MLS: Real Salt Lake at Sounders, 10:30 p.m. (NBCSN)
Tennis: Davis Cup, United States vs. Slovakia, 5 p.m. (Tennis Channel)


— On Day 2 of the verdict portion of Oscar Pistorius’ murder trial, a judge in South Africa ruled Friday that the former Olympian was guilty of culpable homicide for being negligent in the shooting death of his girlfriend, Reeva Steenkamp.

A day earlier, Pistorius was found not guilty of murder as Judge Thokozile Masipa said there was not enough evidence to conclude that Pistorius intended to kill Steenkamp in February 2013. Pistorius claimed he thought Steenkamp was an intruder when he shot her through a bathroom door in the middle of the night, while the prosecution said the model was killed after the couple had an argument.

Pistorius, who had been emotional throughout the trial — breaking down in tears upon hearing Thursday’s announcement — showed no emotion Friday as he stood and listened to the judge. Masipa on Friday said it was a unanimous verdict following consultation with two legal assessors.

Pistorius could be sentenced to anywhere from a suspended sentence to a maximum prison sentence of 15 years. He left the courtroom and was taken into custody, as his bail expired after the conviction. The judge was considering whether to re-grant bail.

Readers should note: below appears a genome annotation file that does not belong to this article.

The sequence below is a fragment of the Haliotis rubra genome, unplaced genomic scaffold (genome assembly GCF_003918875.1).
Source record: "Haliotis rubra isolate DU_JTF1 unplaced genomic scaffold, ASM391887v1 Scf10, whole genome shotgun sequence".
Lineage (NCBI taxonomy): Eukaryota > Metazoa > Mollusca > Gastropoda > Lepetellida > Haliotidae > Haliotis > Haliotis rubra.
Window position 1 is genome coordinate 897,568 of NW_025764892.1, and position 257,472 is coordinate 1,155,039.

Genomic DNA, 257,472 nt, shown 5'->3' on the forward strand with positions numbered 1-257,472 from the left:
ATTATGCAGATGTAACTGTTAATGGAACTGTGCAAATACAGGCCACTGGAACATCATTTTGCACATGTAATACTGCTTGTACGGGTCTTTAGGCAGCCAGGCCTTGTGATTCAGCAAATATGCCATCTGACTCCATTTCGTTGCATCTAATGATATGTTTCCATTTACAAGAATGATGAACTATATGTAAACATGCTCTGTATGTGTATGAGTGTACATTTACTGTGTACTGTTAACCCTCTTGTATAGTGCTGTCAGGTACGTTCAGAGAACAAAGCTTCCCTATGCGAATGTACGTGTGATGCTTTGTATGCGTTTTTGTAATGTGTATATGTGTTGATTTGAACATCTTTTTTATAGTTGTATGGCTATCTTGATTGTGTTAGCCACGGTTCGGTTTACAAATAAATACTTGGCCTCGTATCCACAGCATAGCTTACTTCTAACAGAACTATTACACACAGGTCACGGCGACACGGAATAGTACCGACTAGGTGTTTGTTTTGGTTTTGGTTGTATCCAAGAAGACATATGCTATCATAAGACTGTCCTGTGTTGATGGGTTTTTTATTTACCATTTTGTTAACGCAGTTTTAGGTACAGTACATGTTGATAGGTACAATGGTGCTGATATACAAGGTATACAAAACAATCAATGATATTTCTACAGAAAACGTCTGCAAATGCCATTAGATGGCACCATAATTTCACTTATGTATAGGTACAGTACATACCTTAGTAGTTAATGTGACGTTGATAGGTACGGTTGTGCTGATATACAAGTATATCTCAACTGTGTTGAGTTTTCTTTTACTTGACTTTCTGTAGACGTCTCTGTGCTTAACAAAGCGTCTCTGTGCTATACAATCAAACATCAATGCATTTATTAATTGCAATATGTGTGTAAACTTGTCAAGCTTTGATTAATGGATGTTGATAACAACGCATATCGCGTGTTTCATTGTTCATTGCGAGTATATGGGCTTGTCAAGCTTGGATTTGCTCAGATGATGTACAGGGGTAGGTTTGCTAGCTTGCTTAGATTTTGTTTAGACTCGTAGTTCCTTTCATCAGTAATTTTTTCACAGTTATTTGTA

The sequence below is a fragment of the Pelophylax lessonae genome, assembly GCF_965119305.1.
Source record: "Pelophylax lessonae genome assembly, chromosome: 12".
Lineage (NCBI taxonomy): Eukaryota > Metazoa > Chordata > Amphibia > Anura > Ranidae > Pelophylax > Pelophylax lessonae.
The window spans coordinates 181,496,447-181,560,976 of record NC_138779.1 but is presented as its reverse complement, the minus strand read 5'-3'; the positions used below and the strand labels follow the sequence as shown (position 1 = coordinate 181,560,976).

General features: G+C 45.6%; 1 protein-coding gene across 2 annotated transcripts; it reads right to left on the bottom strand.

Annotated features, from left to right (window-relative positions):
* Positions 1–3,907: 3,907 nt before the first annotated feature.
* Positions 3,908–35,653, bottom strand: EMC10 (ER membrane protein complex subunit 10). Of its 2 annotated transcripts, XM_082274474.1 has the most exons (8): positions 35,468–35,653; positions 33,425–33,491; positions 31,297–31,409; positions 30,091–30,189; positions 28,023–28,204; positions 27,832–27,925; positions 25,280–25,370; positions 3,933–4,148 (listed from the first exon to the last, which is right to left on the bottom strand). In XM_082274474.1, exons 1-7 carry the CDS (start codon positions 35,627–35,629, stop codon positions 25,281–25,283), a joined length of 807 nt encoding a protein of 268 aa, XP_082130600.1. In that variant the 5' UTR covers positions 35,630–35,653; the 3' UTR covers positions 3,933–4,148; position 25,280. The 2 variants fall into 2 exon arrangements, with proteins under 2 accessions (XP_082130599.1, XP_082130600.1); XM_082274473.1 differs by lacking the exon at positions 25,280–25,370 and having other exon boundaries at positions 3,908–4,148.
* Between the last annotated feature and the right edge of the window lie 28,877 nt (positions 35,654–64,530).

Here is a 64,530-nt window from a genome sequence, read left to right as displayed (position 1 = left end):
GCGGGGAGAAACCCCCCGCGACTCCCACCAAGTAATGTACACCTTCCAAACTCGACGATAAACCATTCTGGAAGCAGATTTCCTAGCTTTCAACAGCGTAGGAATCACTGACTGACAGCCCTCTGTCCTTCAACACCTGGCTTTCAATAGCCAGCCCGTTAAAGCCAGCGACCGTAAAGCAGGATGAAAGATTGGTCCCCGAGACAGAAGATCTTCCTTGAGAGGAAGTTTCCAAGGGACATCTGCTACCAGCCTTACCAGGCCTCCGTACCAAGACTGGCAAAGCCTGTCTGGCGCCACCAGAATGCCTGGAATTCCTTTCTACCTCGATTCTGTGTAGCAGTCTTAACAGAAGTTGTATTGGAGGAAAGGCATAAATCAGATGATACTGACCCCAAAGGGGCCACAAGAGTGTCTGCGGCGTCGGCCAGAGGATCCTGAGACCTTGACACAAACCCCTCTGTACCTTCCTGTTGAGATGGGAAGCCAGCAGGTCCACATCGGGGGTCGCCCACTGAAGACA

MASHUP POLL: What sentence will Oscar Pistorius receive for culpable homicide in the death of his girlfriend?

  • 10 or more years (44%, 84 Votes)
  • 4-9 years (24%, 46 Votes)
  • 1-3 years (18%, 34 Votes)
  • Suspended sentence (no jail time) (8%, 16 Votes)
  • Less than a year (7%, 13 Votes)

Total Voters: 193

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The prosecution expressed disappointment with the ruling but said it will wait until the sentencing to decide whether to appeal.

“We believe there is sufficient and credible evidence to secure a conviction [on a murder charge],” National Prosecuting Authority spokesman Nathi Mncube said.

— Marlins star Giancarlo Stanton, the favorite to win National League MVP award, likely will miss the rest of the season after being hit in the face by a fastball from Brewers pitcher Mike Fiers during Thursday night’s game.

Stanton, who left the field in an ambulance, suffered multiple facial fractures, dental damage and lacerations that required stitches.

“It’s devastating for us. Devastating. For his season to end like that, I mean, that’s not good,” Marlins manager Mike Redmond said, adding: “It was very scary. We’re hoping he is going to be all right.”

Stanton, who leads the NL with 37 home runs and 105 RBIs, was called for strike on the pitch, as the umpire claimed he swung at the ball while trying to get out of the way. Pinch-hitter Reed Johnson came on to replace Stanton and got hit on the hand by the next pitch — and he, too, was ruled to have swung at the ball, ending the at-bat with a strikeout.